Hodophobia is, to put it simply, the fear of travelling.
There are many ways it manifests itself, and through many symptoms. For some, this fear is localized only for specific trips and methods of transportation. Others fear any and all kinds of trips.
So, for example, one individual may be afraid of even leaving their home at all, while others simply can’t stand travelling by train.
A sad part of this condition is that there are many people who actually do wish they could travel, to see new places and meet new people, but are simply too afraid to even try.
Now, what causes Hodophobia is a bit more difficult to describe. The causes can be many, from a general need to always feel in control, to past trauma, to a part of some larger issue.
The symptoms of Hodophobia
Hodophobia, like most phobias, evokes certain physical issues and symptoms within people. These can be:
- a feeling of nausea
Some people may even feel chest pain, and an increased heartbeat. In more severe cases, it can trigger a panic attack.
An added symptom of Hodophobia (or rather a symptom of its symptoms) is the fact that it makes travelling more difficult. You will feel disoriented and afraid, navigating an airport or cruise terminal will be much more difficult than it actually should be.
A sense of confusion may overwhelm you when you’re trying to do some basic tasks, like reading a map, checking into a hotel room, etc. This all then causes a very negative feedback loop, making the issue much more severe.
Obviously nothing can beat seeing a good psychologist or psychiatrist. Basically, contacting a mental professional should be your first and primary option. However, if you for whatever reason cannot access a professional at a certain point in time, there are still things you can do to regulate your symptoms, and simply just pull through.
The best way to regulate it, and the manner in which Hodophobia is often treated, is by exposure. Inch by inch, step by step, try to push yourself out of your comfort zone by just a little bit every day. Cognitive behavioural therapy and exposure therapy have been proven as excellent solutions and effective way to deal with this type of phobia
Know that there are still a couple of things you can do without the instructions of a therapist. They all mostly focus on planning for the unexpected. They help you learn how to deal with all the stressful unexpected situations you may think may happen on a trip.
So, first, do your research.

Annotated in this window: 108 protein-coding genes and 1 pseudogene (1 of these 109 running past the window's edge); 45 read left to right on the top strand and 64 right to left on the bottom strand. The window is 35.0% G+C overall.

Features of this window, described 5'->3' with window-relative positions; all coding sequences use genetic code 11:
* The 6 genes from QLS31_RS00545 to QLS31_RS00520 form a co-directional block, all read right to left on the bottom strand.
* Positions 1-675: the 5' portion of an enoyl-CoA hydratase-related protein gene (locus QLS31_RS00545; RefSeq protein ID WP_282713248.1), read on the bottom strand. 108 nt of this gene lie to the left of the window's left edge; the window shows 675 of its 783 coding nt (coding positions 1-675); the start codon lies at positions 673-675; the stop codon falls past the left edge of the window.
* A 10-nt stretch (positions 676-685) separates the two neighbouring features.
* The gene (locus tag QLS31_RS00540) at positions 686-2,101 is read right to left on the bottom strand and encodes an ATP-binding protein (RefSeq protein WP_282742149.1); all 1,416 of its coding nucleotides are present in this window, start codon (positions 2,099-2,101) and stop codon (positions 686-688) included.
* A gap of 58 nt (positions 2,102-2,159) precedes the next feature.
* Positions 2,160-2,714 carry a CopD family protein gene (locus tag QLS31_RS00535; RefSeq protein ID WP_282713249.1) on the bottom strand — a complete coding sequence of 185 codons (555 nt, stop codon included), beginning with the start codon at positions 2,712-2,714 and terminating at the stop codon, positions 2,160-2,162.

Go on the internet and get some information on your hotel, or the seating plan for your trip, Note down where all the important areas and points of interest are. This way you can have a clear plan and schedule in case you get disoriented or confused. Instead of going deeper and deeper into the confusion, getting more and more frustrated, you are able to stop this problem in its track. Or, at the very least, you will be able to prevent it from getting worse.
Next, plan your route properly.
Create backup plans, backup maps, and backup charts, just in case. Confirm your bookings a day or two in advance. This will get you some more peace of mind once you’re on the road.
Take care of yourself.
The better condition your body is in, the better it will deal with stress and the difficulties of travel. So try to stay hydrated, and get enough sleep before your trip starts. All symptoms of Hodophobia will be much worse if you are dehydrated or grumpy from lack of sleep. Try to eat something as well, at least a small snack.
Read up a bit.
Get a feel for what the culture is like, how people drive, what are their taboos, what they consider rude, what they consider proper. Read up on any car seat safety tips, or just tips in general, that will make you feel safer about you and your family on the road. Reading statistics on just how rare plane crashes actually are can help you calm down. Or, maybe studying what to do in case of emergencies can give you a sense of security and control.
Visualization is key.
Try to visualise the whole situation. Imagine yourself walking through the airport, going on a plane, travelling a by plane, landing, getting into a bus… Use the internet to make this more real and tangible. This can prepare your mind for the entire situation.
Hodophobia is no joke, and needs to be dealt with properly. Travelling is one of the most fulfilling experiences you can have, and it would be a shame for you to miss out on it because of this fear.
If you can’t, for whatever reason, see a psychiatrist, there are still things you can do. Plan out properly, visualize, and take care of yourself. In essence, try to make the unknown just a little bit more familiar, and you should be on your way towards enjoying your trip.
Mia Johnson is a freelance writer with a ten-year long career in journalism. She has written extensively about health, fitness, and lifestyle. A native to Melbourn, she now lives in Sidney with her 3 dogs where she spends her days writing and taking care of her 900 square feet garden.